All-cash sales accounted for 27% of transactions in March, down from 28% in February and one year ago. Individual investors or second-home buyers, who make up many cash sales, purchased 17% of homes in March, down from 18% in February and the previous year.
Distressed sales – foreclosures and short sales – represented 1% of sales in March, nearly identical to last month and one year ago.
According to Freddie Mac, the 30-year fixed-rate mortgage averaged 6.27% as of April 13. That’s down from 6.28% from the previous week but up from 5% one year ago.
“With overall consumer price inflation calming and rents expected to decelerate from robust apartment construction, the Federal Reserve’s monetary policy will surely shift from tightening to neutral to possibly loosening over the next 12 months,” Yun added. “Therefore, home sales will steadily rebound despite several months of fluctuations.”
Single-family and Condo/Co-op Sales
Single-family home sales faded to a seasonally adjusted annual rate of 3.99 million in March, down 2.7% from 4.10 million in February and 21.1% from one year ago. The median existing single-family home price was $380,000 in March, down 1.4% from March 2022. Existing condominium and co-op sales were recorded at a seasonally adjusted annual rate of 450,000 units in March, identical to February but down 28.6% from the previous year. The median existing condo price was $337,300 in March, an annual increase of 2.1%.
“As documented in NAR’s recent report about housing wealth gains by homeowners over the last decade, homeownership offers a road to financial security and wealth development,” said NAR President Kenny Parcell, a Realtor from Spanish Fork, Utah, and broker-owner of Equity Real Estate Utah. “Rely on a Realtor to provide sound advice while purchasing your first home or next home.”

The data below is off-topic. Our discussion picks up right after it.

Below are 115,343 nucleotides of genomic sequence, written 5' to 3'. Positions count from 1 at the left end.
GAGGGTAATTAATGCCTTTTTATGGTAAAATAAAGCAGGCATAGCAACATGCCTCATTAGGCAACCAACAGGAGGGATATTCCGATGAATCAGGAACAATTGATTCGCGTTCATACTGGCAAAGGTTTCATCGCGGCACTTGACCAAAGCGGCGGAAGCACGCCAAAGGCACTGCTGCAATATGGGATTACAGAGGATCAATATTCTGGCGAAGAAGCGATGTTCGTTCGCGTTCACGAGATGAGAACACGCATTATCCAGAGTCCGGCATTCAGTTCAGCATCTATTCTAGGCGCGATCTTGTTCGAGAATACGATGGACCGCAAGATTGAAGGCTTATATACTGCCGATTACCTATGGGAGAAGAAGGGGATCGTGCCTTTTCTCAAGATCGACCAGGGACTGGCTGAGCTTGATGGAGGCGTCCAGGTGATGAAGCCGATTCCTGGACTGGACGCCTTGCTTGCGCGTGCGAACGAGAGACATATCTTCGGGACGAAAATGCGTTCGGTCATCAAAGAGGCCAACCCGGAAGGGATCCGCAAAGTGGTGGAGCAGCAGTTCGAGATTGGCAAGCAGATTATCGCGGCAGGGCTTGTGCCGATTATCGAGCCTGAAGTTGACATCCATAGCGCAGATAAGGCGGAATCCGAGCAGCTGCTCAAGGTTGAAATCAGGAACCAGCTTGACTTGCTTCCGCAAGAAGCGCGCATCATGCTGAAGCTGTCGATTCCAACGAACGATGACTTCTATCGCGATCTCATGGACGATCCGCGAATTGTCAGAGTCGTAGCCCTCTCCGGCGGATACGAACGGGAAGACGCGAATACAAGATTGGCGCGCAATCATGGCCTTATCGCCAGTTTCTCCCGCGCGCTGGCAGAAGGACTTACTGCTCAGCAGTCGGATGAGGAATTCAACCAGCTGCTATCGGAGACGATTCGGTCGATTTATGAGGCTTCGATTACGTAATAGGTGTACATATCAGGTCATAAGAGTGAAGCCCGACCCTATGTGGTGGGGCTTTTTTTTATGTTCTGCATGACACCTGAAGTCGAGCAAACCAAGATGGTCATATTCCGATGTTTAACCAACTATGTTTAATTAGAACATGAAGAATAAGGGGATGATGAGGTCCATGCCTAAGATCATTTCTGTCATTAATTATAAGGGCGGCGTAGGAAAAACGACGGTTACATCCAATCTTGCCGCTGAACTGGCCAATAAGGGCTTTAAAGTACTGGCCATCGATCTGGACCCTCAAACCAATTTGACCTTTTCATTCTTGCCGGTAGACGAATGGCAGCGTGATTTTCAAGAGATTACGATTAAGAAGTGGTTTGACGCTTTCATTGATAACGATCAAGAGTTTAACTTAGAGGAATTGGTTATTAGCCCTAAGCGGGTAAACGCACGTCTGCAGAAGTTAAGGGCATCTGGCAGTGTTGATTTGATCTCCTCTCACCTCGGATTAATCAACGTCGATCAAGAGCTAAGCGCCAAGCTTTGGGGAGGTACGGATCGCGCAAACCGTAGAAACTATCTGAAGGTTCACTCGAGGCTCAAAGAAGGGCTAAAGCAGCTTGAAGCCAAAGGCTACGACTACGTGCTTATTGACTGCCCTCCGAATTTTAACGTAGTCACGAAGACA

Existing-home sales in the Northeast were unchanged from February at an annual rate of 520,000 in March, but down 21.2% from March 2022. The median price in the Northeast was $395,400, up 1.0% from one year ago. In the Midwest, existing-home sales retracted 5.5% from one month ago to an annual rate of 1.03 million in March, falling 17.6% from the previous year. The median price in the Midwest was $273,400, up 1.7% from March 2022.
"Highlighting the impact of budget-challenges and local economic trends, the more affordable Northeast (+1.0%), Midwest (+1.7%), and South (+0.3%) saw price growth relative to one year ago while prices in the West declined (-7.5%)," said Hale. "Sales activity also saw smaller declines in these affordable regions relative to one year ago, but the Midwest had the weakest month-to-month sales trend.”
Existing-home sales in the South receded 1.0% in March from February to an annual rate of 2.07 million, a 20.4% decrease from the prior year. The median price in the South was $347,600, an increase of 0.3% from one year ago. In the West, existing-home sales declined 3.5% from the previous month to an annual rate of 820,000 in March, down 30.5% from the prior year. The median price in the West was $565,400, down 7.5% from March 2022.
To read the full report, including more data, charts and methodology, click here.